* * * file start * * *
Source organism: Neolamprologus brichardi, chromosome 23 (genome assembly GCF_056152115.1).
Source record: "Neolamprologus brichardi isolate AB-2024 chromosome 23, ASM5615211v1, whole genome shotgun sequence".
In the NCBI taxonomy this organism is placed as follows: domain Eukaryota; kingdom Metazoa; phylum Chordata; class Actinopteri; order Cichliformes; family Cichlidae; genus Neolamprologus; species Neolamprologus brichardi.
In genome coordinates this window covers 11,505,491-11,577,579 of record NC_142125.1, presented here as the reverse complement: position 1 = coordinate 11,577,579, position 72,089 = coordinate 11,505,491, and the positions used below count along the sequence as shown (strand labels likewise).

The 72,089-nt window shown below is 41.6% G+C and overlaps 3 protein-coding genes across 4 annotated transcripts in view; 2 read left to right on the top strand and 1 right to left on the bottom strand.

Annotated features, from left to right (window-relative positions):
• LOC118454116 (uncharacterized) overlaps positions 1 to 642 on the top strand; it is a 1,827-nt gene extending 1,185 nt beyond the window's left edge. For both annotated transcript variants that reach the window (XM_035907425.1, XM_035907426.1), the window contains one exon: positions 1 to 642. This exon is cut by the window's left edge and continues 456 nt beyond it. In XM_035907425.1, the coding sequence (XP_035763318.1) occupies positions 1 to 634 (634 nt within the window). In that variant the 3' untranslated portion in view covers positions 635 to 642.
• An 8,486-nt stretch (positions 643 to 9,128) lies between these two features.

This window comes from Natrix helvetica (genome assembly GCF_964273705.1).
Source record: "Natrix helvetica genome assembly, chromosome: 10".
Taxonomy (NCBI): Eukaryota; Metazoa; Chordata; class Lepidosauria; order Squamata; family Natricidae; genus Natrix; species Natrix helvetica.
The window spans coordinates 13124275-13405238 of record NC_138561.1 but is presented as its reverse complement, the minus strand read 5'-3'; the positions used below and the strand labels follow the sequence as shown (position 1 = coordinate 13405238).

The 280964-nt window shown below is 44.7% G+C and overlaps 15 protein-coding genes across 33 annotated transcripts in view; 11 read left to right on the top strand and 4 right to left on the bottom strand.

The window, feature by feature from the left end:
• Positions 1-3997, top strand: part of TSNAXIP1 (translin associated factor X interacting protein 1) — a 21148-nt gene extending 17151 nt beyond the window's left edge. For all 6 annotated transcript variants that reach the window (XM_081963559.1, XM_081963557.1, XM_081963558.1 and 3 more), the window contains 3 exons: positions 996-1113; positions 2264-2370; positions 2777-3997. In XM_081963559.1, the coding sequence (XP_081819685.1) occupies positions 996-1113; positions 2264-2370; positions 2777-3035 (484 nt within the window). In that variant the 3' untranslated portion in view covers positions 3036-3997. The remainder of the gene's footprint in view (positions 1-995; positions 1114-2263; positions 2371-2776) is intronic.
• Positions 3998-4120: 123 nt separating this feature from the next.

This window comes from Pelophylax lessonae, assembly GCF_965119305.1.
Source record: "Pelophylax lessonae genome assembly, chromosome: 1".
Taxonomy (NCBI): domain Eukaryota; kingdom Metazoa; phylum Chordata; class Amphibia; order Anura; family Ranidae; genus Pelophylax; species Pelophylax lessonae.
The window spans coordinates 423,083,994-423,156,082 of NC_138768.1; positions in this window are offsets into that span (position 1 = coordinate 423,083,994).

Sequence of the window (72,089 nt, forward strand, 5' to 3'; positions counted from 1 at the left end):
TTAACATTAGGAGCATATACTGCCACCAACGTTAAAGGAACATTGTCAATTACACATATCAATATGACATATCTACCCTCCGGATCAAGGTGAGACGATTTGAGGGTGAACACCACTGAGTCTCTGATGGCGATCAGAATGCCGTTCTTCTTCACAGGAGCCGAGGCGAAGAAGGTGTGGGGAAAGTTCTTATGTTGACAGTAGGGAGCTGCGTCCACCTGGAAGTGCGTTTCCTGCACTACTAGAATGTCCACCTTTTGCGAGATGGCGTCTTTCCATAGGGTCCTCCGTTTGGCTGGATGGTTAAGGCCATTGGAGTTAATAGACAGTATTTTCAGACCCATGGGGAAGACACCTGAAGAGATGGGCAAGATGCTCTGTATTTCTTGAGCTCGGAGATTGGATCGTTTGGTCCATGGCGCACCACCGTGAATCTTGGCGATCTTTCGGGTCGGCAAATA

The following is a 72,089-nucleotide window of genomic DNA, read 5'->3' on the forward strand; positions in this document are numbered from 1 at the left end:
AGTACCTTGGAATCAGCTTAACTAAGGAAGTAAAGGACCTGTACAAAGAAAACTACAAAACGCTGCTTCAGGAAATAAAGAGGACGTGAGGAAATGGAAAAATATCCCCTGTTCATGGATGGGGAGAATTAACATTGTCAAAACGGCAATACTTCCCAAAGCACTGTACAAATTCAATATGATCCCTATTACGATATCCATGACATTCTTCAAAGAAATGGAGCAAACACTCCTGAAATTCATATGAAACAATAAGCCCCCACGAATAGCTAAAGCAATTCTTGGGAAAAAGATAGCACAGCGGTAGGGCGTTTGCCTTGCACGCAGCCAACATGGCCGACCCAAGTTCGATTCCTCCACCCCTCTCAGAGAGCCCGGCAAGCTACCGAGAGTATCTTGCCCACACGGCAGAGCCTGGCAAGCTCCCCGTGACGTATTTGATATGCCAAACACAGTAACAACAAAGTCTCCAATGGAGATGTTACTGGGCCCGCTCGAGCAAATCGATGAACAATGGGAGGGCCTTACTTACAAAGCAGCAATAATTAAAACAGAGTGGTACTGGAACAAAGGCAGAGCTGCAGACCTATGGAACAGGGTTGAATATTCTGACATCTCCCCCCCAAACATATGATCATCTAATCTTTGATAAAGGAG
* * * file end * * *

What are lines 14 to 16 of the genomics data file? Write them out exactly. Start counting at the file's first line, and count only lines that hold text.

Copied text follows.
The window, feature by feature from the left end:
• Positions 1-3997, top strand: part of TSNAXIP1 (translin associated factor X interacting protein 1) — a 21148-nt gene extending 17151 nt beyond the window's left edge. For all 6 annotated transcript variants that reach the window (XM_081963559.1, XM_081963557.1, XM_081963558.1 and 3 more), the window contains 3 exons: positions 996-1113; positions 2264-2370; positions 2777-3997. In XM_081963559.1, the coding sequence (XP_081819685.1) occupies positions 996-1113; positions 2264-2370; positions 2777-3035 (484 nt within the window). In that variant the 3' untranslated portion in view covers positions 3036-3997. The remainder of the gene's footprint in view (positions 1-995; positions 1114-2263; positions 2371-2776) is intronic.
• Positions 3998-4120: 123 nt separating this feature from the next.